If you expect a dramatic change to your life’s circumstances that would materially change either your financial situation or property value it might be a good idea to originate a line of credit now.


 5. Leaving the House to Your Heirs

If your goal is to leave your home to your heirs you won’t want to take out a reverse mortgage.

Obviously, equity will be reduced when you draw on the loan proceeds.

You will most likely also be giving up any future appreciation in the home’s value since the loan will be growing at an equal or greater rate. 

Most importantly, the loan cannot be assumed by your heirs and must be paid off in full within a year of you and your spouse leaving the home. 

That means the home either needs to be sold or your heir will have to take out a new loan to eliminate the reverse mortgage loan in order to gain title.  

While the idea of your heirs taking out a new loan at the time for them to take title to the house might sound doable, keep in mind the loan has been growing every day that you held it.

 In my mom’s case it meant that the $225,000 original loan was $325,000 by the time she left the home and the loan was due and payable.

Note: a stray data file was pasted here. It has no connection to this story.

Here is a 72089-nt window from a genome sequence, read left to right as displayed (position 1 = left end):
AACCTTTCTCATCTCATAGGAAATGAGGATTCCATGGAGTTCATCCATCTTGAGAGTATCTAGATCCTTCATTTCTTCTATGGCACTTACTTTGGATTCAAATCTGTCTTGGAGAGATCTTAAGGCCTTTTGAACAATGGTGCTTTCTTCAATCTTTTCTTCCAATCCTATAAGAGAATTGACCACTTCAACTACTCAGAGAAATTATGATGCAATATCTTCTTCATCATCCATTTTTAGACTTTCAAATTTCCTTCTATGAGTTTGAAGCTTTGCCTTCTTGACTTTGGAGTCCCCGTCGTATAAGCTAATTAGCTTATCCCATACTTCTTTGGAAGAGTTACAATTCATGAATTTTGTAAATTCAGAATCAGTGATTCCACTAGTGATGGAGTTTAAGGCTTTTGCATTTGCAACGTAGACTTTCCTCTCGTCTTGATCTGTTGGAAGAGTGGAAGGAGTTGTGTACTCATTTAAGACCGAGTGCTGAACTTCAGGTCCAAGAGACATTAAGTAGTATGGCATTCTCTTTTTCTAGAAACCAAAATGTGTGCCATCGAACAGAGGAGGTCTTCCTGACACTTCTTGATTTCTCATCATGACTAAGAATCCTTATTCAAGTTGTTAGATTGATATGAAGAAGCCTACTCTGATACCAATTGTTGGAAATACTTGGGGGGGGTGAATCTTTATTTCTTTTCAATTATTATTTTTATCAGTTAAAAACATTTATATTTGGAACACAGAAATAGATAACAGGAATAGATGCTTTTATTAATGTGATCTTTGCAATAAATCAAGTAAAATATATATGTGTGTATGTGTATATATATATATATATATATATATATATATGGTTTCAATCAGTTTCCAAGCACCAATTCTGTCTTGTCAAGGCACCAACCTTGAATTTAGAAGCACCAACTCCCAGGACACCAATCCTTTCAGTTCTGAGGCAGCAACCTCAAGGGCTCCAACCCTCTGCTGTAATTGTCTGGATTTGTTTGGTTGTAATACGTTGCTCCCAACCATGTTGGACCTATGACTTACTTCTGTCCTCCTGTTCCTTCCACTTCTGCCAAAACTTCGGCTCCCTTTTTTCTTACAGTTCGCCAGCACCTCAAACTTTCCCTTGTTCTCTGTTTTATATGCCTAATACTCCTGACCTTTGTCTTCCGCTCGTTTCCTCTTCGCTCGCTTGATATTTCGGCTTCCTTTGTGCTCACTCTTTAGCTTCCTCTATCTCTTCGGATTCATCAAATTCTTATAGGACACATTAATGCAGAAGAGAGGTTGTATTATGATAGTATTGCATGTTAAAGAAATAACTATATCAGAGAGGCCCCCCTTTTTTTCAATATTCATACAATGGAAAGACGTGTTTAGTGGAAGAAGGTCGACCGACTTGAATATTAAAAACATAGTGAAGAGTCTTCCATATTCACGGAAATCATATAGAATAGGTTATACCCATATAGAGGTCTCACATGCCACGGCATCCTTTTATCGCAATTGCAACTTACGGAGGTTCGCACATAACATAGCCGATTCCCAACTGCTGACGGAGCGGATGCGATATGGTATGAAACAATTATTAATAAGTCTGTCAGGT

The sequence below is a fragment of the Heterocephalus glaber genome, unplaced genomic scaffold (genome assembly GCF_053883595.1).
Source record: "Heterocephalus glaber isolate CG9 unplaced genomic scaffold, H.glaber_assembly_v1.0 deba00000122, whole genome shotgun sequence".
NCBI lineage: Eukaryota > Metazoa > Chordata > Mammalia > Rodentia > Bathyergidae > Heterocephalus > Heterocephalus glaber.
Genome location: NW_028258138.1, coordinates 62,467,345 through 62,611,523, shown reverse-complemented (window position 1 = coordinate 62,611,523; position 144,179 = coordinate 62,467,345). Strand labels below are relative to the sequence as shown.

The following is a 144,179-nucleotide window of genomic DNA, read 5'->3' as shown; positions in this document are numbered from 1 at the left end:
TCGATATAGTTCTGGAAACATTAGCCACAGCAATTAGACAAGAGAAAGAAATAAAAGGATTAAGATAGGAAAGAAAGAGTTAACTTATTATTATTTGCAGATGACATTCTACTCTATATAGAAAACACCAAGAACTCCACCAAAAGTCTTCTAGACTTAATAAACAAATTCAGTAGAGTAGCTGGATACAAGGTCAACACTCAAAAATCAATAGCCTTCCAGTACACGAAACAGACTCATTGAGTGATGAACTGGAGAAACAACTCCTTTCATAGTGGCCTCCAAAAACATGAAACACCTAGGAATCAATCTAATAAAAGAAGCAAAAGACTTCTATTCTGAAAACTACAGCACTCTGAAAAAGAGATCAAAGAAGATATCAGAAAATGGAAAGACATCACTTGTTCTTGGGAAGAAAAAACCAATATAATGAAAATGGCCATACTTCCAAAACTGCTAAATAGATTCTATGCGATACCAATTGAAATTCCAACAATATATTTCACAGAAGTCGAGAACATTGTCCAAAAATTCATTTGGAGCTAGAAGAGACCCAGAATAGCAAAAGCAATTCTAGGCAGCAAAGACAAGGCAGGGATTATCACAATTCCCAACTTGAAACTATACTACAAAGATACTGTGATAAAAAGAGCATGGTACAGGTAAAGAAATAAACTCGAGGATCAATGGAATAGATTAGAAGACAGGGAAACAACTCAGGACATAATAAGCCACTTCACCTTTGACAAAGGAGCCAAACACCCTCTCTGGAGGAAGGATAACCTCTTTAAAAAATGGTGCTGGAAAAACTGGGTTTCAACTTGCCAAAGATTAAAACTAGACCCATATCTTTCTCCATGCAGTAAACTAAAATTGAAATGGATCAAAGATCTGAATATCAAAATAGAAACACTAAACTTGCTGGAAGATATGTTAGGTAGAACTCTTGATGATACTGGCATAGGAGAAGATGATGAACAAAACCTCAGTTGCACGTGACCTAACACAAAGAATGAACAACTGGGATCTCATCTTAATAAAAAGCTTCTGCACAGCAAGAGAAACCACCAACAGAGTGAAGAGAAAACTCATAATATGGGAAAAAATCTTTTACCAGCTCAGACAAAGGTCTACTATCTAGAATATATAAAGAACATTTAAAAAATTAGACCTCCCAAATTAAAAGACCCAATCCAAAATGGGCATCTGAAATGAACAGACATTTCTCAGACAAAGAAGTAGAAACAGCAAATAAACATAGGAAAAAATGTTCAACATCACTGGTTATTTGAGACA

In our case my siblings and I had our own homes and didn’t want to move in to moms.

The only question was, should we sell it or keep it as a rental? 

Before the loan it would have made a good income property. However, with a $325,000 debt to service it made better business sense to sell the house and reinvest the left over equity rather than relying on rental income.  

In our case there was never any expectation that we would receive the home so it wasn’t a problem.

Having said that, I’ve met quite a few families where there is an expectation that the “family home” is exactly that:

It belongs to the entire family and the heirs expect it to be passed down when the time comes. 

If that sounds like your family a reverse mortgage is not the right product for you.

So is there any scenario where an investment should be funded with a reverse mortgage?

Yes and in the next installment I’ll tell you what and why.

Hint, have you dreamed of spending those cold winters in a warmer climate?

Stay tuned…